Friday Philosophy – Tainted by the Team August 26, 2011

Posted by mwidlake in development, Friday Philosophy, humour, Management, rant.
Tags: , , , ,
3 comments

A while ago whilst working on one project, a colleague came back to his desk next to mine and exclaimed “I hate working with that team! – they are so bad that it makes everyone who works with them look incompetent!”

Now there is often an argument to be made that working with people who are not good at their job can be great for you, as you always looks good in comparison {it’s like the old adage about hanging around with someone less attractive than you – but I’ve never found anyone I can do that with…}. It is to an extent true of course, and though it can seem a negative attitude, it is also an opportunity to teach these people and help them improve, so everyone potentially is a winner. I actually enjoy working with people who are clueless, so long as they will accept the clues. You leave them in a better state than when you joined them.

However, my friend was in the situation where the team he was dealing with was so lacking in the skills required that if you provided them with code that worked as specified, which passed back the values stated in the correct format derived from the database with the right logic… their application code would still fall over with exceptions – because it was written to a very, very “strict” interpretation of the spec.

In one example, the specification for a module included a “screen shot” showing 3 detail items being displayed for the parent object. So the application team had written code to accept only up to 3 detail items. Any more and it would crash. Not error, crash. The other part of the application, which the same people in the application team had also written, would let you create as many detail items for the parent as you liked. The data model stated there could be many more than 3 detail items. I suppose you could argue that the specification for the module failed to state “allow more than three items” – but there was a gap in the screen to allow more data, there was the data model and there was the wider concept of the application. In a second example, the same PL/SQL package was used to populate a screen in several modes. Depending on the mode, certain fields were populated or not. The application however would fail if the variables for these unused fields were null. Or it would fail if they were populated. The decision for each one depended on the day that bit of the module had been written, it would seem. *sigh*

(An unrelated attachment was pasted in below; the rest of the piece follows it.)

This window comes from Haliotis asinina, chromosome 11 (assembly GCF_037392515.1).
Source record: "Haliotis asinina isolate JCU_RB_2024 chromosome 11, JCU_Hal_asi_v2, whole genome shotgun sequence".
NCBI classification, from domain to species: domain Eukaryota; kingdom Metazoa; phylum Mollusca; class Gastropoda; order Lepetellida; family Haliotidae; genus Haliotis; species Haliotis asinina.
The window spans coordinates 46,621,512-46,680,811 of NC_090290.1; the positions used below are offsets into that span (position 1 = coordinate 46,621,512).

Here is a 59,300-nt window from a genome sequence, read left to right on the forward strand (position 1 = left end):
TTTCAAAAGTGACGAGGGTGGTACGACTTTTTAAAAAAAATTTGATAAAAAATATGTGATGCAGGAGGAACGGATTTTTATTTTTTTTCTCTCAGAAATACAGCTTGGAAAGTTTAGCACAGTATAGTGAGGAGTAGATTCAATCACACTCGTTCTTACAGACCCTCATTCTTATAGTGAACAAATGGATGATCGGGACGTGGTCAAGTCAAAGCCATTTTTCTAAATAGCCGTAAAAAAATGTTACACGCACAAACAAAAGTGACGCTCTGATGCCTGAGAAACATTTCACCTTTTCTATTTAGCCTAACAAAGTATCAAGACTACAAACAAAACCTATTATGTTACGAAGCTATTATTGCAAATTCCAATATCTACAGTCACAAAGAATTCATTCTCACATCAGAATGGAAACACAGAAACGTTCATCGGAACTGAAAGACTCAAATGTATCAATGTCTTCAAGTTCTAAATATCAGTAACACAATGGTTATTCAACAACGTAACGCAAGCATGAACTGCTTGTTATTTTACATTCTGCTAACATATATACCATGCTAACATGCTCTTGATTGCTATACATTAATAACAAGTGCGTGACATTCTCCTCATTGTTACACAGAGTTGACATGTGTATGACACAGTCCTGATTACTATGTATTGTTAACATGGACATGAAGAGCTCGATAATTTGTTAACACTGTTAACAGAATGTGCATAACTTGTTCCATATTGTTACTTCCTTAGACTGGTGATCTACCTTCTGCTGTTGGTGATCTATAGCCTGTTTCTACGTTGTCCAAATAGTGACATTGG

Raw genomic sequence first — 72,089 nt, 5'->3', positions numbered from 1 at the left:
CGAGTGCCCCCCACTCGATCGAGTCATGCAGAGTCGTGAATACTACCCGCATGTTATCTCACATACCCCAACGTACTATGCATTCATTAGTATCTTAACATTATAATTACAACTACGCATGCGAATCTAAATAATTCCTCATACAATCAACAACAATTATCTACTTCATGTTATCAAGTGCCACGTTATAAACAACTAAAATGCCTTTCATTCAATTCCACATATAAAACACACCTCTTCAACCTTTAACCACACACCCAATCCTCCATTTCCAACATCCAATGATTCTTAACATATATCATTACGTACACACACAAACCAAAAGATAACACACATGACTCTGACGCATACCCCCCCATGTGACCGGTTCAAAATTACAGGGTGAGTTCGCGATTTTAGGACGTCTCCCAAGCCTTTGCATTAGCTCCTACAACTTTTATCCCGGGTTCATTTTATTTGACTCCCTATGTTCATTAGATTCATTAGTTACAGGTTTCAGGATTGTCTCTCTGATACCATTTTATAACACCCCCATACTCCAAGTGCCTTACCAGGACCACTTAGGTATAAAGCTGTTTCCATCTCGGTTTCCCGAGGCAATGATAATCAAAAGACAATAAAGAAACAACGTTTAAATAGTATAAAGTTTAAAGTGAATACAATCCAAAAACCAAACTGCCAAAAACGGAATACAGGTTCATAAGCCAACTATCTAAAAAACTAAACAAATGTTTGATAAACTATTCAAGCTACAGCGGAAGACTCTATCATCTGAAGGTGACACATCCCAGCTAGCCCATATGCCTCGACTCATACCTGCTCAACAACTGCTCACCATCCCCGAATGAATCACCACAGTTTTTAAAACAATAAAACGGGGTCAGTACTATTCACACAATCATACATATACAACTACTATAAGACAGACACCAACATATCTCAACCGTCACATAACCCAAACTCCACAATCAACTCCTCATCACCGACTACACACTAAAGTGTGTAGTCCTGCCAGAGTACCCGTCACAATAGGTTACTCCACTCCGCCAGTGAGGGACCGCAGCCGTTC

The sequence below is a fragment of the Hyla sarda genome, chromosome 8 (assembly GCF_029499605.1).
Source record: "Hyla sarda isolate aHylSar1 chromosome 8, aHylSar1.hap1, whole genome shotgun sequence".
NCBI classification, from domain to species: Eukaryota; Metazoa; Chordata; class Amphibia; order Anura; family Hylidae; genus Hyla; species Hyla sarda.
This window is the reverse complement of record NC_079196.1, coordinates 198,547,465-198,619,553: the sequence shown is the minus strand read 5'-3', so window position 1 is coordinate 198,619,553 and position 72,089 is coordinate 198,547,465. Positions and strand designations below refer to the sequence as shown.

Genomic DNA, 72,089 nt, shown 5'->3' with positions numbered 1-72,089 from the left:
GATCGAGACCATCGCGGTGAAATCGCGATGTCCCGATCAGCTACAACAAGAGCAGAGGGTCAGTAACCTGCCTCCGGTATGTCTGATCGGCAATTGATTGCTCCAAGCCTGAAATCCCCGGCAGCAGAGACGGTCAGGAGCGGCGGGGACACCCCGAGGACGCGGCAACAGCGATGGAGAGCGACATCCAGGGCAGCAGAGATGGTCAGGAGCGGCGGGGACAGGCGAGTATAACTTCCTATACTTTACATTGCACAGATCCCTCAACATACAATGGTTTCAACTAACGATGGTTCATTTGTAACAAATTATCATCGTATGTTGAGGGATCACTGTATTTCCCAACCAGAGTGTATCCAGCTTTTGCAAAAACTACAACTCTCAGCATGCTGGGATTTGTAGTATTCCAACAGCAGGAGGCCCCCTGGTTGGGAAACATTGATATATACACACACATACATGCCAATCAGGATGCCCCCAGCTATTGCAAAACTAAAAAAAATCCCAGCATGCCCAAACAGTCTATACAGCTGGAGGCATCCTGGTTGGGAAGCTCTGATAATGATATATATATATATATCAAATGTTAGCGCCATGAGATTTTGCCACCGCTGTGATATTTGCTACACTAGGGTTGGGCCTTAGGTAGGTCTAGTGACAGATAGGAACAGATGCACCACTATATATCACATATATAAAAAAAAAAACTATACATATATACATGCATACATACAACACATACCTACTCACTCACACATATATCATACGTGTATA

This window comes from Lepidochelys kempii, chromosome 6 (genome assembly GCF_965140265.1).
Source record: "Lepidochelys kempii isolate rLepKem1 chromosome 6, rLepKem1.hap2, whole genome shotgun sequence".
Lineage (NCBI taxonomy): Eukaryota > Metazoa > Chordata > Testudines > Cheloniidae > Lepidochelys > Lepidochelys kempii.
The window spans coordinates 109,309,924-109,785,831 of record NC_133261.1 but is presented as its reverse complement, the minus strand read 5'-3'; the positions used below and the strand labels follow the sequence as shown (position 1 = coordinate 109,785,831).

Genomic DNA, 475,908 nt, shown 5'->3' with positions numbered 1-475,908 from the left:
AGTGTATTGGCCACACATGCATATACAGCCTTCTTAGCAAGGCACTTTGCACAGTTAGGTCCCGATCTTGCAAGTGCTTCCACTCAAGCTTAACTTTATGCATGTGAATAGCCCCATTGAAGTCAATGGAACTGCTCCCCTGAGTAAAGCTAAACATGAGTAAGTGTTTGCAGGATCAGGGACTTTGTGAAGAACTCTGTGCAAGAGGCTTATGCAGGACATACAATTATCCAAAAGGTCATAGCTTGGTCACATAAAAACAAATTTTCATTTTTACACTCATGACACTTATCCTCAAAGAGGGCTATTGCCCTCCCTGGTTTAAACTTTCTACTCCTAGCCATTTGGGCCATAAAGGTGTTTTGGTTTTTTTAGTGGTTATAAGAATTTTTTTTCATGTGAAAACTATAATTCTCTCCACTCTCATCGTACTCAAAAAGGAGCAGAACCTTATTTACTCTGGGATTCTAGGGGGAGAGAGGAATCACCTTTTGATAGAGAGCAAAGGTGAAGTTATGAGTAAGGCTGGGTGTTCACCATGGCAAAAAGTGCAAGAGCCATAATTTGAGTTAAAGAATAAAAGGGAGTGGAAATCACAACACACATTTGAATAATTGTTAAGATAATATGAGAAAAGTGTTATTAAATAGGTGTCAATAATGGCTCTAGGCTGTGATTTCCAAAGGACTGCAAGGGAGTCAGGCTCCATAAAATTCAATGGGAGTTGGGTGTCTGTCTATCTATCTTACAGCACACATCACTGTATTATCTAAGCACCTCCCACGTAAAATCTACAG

The situation was made worse by the team manager being a skilled political animal, who would always try to shift any blame to any and all other teams as his first reaction. In the above examples he tried to immediately lay the blame with my colleague and then with the specification, but my colleague had managed to interpret the spec fine (he did the outrageous thing of asking questions if he was not sure or checked the data model). Further, this manager did not seem to like his people asking us questions, as he felt it would make it look like they did not know what they were doing. Oddly enough they did NOT know what they were doing. Anyway, as a consequence of the manager’s hostile attitude, the opportunity to actually teach the poor staff was strictly limited.

That was really the root of the problem, the manager. It was not the fault of the team members that they could not do the job – they had not had proper training, were unpracticed with the skills, siloed into their team, not encouraged to think beyond the single task in front of them and there was no one available to show them any better. The issue was that they were being made to do work they were not able to do. The problem, to my mind, was with the manager and with the culture of that part of the organisation that did not deal with that manager. He obviously did not believe that rule one of a good manager is to look after the best interests of your team. It was to protect his own backside.

But the bottom line was that this team was so bad that anything they were involved in was a disaster and no one wants to be part of a disaster. If you worked with them, you were part of the disaster. So we took the pragmatic approach. When they had the spec wrong, if we would alter our code to cope, we would alter our code. And document that. It gave us a lot of work and we ended up having a lot of “bugs” allocated to our team. But it got the app out almost on time. On-going maintencance could be a bit of an issue but we did what we could on our side to spell out the odditites.